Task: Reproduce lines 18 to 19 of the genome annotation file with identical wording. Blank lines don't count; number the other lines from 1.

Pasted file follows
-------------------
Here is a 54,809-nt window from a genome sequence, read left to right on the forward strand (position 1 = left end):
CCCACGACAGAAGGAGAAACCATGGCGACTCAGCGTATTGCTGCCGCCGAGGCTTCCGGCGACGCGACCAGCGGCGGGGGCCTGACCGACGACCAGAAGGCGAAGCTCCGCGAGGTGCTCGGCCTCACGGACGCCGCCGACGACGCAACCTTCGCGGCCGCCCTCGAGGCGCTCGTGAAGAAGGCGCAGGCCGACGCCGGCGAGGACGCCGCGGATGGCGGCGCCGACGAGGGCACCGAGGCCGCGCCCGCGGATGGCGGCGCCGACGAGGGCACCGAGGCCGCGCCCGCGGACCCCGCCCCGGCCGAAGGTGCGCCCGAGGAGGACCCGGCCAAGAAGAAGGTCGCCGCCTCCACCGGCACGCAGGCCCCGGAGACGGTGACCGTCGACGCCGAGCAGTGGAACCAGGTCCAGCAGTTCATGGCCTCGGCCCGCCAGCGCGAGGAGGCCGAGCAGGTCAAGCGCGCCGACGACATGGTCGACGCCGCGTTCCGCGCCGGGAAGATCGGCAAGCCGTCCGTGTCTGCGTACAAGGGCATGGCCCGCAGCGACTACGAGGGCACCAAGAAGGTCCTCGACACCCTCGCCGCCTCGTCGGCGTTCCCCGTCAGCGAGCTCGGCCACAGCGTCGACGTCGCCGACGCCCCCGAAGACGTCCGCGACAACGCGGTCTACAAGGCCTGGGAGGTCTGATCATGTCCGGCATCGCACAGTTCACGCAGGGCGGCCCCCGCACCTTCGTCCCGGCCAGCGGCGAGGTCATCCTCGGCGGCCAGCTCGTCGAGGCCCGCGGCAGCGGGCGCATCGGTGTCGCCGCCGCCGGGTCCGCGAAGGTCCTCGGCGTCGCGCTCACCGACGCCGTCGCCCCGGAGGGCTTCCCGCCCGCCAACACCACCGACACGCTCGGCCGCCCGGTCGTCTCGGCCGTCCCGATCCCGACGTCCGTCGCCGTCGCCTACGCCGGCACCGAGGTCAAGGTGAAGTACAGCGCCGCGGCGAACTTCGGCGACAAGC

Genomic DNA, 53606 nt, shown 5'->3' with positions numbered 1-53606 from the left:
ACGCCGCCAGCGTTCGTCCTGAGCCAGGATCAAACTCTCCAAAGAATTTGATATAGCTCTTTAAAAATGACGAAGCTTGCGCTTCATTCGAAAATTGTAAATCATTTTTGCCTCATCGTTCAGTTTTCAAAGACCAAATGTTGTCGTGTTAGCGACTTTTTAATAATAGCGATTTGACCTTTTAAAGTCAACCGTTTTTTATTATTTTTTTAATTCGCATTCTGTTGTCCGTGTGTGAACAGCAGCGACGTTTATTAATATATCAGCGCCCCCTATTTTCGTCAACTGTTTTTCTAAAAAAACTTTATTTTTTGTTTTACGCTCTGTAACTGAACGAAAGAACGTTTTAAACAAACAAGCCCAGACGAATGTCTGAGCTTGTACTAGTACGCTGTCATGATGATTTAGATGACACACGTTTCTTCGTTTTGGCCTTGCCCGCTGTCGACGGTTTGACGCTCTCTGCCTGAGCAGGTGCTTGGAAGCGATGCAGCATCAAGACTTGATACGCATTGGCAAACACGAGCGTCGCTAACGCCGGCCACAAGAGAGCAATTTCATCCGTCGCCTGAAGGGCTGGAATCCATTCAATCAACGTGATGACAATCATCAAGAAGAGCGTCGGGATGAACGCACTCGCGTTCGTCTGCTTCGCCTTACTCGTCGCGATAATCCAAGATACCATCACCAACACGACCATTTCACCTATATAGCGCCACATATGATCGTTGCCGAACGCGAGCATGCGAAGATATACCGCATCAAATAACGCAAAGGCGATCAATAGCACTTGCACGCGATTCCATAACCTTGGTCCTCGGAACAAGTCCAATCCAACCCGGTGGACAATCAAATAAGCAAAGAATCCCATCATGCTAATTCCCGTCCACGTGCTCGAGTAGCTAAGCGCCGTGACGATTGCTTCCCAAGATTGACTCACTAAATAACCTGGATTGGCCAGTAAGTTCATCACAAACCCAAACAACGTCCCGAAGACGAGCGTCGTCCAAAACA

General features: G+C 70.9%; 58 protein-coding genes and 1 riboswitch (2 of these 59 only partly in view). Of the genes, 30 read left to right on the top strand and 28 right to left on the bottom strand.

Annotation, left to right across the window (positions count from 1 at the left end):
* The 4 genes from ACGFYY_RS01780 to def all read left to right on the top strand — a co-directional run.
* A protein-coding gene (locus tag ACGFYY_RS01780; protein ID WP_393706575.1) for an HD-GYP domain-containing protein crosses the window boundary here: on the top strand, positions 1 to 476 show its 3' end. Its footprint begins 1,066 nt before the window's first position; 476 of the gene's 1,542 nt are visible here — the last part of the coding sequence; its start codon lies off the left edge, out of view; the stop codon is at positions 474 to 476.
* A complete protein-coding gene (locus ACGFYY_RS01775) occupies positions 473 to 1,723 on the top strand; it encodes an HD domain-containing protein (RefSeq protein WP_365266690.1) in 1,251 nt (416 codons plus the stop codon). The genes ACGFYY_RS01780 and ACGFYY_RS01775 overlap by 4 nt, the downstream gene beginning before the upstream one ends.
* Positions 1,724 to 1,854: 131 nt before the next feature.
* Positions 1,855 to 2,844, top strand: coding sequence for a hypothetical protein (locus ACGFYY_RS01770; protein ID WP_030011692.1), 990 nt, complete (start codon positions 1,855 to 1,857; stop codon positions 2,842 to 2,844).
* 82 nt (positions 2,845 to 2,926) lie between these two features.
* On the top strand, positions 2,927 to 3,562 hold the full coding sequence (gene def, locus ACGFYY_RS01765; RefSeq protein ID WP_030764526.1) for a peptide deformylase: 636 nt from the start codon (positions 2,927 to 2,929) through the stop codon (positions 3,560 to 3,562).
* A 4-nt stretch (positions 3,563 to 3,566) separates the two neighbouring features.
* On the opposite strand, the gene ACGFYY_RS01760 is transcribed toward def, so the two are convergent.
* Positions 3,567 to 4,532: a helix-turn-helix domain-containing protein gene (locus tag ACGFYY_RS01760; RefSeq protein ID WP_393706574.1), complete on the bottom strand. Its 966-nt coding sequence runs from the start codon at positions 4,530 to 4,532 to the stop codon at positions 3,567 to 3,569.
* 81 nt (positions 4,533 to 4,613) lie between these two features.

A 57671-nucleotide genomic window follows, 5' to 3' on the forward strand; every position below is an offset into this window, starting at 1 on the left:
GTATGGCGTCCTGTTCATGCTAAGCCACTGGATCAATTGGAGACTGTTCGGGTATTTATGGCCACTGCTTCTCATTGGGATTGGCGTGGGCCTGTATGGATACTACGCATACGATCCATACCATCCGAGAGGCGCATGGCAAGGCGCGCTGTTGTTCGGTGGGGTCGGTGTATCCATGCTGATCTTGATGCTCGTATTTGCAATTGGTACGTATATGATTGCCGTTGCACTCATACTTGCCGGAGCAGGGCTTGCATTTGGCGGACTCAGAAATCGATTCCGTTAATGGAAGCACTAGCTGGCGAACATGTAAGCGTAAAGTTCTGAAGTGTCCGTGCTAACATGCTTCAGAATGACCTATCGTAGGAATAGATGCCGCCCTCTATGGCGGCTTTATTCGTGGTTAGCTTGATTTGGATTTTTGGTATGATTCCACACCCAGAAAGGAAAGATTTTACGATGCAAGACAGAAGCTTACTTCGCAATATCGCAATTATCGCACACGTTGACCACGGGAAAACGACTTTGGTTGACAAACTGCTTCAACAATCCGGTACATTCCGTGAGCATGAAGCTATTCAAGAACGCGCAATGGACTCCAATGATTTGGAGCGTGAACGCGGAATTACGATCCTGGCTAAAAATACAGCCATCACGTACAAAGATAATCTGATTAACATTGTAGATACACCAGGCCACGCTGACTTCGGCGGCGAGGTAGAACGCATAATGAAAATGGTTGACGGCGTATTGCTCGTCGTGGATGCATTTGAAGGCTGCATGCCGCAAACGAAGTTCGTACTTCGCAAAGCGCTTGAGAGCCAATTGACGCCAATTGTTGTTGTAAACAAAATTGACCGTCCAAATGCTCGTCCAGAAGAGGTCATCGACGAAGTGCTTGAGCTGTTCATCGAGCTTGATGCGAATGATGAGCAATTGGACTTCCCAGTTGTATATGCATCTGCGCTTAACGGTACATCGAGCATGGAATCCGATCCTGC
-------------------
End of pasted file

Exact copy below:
A 57671-nucleotide genomic window follows, 5' to 3' on the forward strand; every position below is an offset into this window, starting at 1 on the left:
GTATGGCGTCCTGTTCATGCTAAGCCACTGGATCAATTGGAGACTGTTCGGGTATTTATGGCCACTGCTTCTCATTGGGATTGGCGTGGGCCTGTATGGATACTACGCATACGATCCATACCATCCGAGAGGCGCATGGCAAGGCGCGCTGTTGTTCGGTGGGGTCGGTGTATCCATGCTGATCTTGATGCTCGTATTTGCAATTGGTACGTATATGATTGCCGTTGCACTCATACTTGCCGGAGCAGGGCTTGCATTTGGCGGACTCAGAAATCGATTCCGTTAATGGAAGCACTAGCTGGCGAACATGTAAGCGTAAAGTTCTGAAGTGTCCGTGCTAACATGCTTCAGAATGACCTATCGTAGGAATAGATGCCGCCCTCTATGGCGGCTTTATTCGTGGTTAGCTTGATTTGGATTTTTGGTATGATTCCACACCCAGAAAGGAAAGATTTTACGATGCAAGACAGAAGCTTACTTCGCAATATCGCAATTATCGCACACGTTGACCACGGGAAAACGACTTTGGTTGACAAACTGCTTCAACAATCCGGTACATTCCGTGAGCATGAAGCTATTCAAGAACGCGCAATGGACTCCAATGATTTGGAGCGTGAACGCGGAATTACGATCCTGGCTAAAAATACAGCCATCACGTACAAAGATAATCTGATTAACATTGTAGATACACCAGGCCACGCTGACTTCGGCGGCGAGGTAGAACGCATAATGAAAATGGTTGACGGCGTATTGCTCGTCGTGGATGCATTTGAAGGCTGCATGCCGCAAACGAAGTTCGTACTTCGCAAAGCGCTTGAGAGCCAATTGACGCCAATTGTTGTTGTAAACAAAATTGACCGTCCAAATGCTCGTCCAGAAGAGGTCATCGACGAAGTGCTTGAGCTGTTCATCGAGCTTGATGCGAATGATGAGCAATTGGACTTCCCAGTTGTATATGCATCTGCGCTTAACGGTACATCGAGCATGGAATCCGATCCTGC